David Henry Sterry: Cambodian Sex Workers Interview
I found a link to an interview with David Henry Sterry in my inbox today and read it in full. It's an interview with author Heidi Hoefinger, who wrote a book about Cambodian Sex Workers. And it's not only an eye-opener but also dispels a few myths I've read/heard before. The book is titled, Sex, Love and Money in Cambodia: Professional Girlfriends and Transactional Relationships. The information she obtained for the book came by her own accounts of actually dealing with Cambodian sex workers whom she'd befriended.
There wasn't much about male sex workers, or transgender sex workers. But I did find this:
There are plenty of women, men and transgender people in Cambodia who do identify as sex workers, and there is a growing sex worker rights movement in Cambodia led by a sex worker union consisting of over 6,000 members. But one of the main points of the book is that no matter how someone identifies -- as a sex worker, prostitute, girlfriend, whatever -- they should be treated with respect for the decisions they make.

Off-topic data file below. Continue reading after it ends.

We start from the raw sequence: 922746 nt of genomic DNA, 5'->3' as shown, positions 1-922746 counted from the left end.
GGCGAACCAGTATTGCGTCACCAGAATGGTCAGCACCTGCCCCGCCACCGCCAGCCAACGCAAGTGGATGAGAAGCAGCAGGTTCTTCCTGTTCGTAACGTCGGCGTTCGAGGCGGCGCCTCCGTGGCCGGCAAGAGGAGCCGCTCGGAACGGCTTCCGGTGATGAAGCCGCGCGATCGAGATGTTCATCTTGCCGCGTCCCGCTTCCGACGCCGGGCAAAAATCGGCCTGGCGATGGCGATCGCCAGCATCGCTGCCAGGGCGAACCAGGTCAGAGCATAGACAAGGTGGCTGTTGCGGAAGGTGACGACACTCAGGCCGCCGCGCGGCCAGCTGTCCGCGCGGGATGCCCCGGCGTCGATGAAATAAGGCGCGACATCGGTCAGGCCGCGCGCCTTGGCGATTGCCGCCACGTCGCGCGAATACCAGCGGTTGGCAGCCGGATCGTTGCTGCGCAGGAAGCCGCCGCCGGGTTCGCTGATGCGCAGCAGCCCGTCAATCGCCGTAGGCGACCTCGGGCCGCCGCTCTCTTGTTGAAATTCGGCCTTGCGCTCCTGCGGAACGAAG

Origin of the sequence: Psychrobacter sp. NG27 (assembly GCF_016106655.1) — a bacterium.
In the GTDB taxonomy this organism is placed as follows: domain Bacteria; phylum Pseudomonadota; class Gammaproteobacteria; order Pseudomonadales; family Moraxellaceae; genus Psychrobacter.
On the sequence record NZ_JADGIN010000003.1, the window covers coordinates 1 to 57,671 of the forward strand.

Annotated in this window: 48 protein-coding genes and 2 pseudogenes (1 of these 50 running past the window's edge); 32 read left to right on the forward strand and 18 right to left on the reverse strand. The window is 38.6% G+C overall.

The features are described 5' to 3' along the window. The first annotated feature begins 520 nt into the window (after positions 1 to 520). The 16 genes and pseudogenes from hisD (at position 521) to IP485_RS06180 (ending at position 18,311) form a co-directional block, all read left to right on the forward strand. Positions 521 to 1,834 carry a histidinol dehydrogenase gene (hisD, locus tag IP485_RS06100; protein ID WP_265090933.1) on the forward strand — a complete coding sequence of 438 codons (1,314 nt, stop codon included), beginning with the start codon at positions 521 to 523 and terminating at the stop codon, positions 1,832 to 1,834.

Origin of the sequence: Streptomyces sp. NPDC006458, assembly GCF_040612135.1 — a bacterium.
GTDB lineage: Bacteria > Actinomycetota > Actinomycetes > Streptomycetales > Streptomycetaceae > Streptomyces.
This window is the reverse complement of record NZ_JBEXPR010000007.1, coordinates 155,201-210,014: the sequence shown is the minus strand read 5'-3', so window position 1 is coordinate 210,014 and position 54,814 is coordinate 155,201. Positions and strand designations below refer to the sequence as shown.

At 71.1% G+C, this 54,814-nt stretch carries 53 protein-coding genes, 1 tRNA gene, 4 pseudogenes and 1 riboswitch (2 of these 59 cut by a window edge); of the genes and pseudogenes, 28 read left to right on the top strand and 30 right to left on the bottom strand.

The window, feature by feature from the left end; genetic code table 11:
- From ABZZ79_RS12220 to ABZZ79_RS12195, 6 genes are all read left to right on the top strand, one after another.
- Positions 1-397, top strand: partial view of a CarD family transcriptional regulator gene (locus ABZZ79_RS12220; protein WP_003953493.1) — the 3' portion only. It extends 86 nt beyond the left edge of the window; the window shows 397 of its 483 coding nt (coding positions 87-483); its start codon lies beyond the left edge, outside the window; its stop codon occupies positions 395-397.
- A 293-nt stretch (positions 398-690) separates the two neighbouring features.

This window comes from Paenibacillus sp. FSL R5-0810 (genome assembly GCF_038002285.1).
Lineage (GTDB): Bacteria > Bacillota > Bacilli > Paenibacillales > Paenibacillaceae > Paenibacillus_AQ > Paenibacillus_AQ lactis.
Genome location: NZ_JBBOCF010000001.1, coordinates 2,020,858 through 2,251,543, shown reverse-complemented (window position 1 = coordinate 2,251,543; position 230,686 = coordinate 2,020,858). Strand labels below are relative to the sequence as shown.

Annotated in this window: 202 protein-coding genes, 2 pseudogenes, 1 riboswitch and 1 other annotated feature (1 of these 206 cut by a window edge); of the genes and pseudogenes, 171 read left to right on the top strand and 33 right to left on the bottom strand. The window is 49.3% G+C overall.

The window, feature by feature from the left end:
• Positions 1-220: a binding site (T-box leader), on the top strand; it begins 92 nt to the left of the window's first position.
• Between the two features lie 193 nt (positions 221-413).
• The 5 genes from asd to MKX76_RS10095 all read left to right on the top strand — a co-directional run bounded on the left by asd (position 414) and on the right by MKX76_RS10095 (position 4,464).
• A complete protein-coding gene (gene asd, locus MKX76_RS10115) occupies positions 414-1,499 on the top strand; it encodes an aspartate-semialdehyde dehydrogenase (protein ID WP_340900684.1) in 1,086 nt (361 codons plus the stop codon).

And this was interesting:
Most of the women did not view themselves as victims, and expressed a strong desire to instead be respected for the decisions they make under some really tough circumstances. They often referred to themselves in English as 'strong girls.' That's not to say they didn't know how to capitalize on empathy. That was definitely a strategy that some of the women used to tap into the 'hero syndrome' that many western men experience -- which I define as an overwhelming desire by the men to use their status, resources, and knowledge to 'save' the women and their families from destitution.
I think a book like this about gay US rent boys would be interesting. I've known a few and most claim they're not victims either. I've also known gay males who would travel to places like Bangkok several times of the year just for the male sex workers. Some even bring them home and fund them in the US. But that's about as openly discussed as the dick dock in Provincetown, MA.
You can read the entire interview in full here.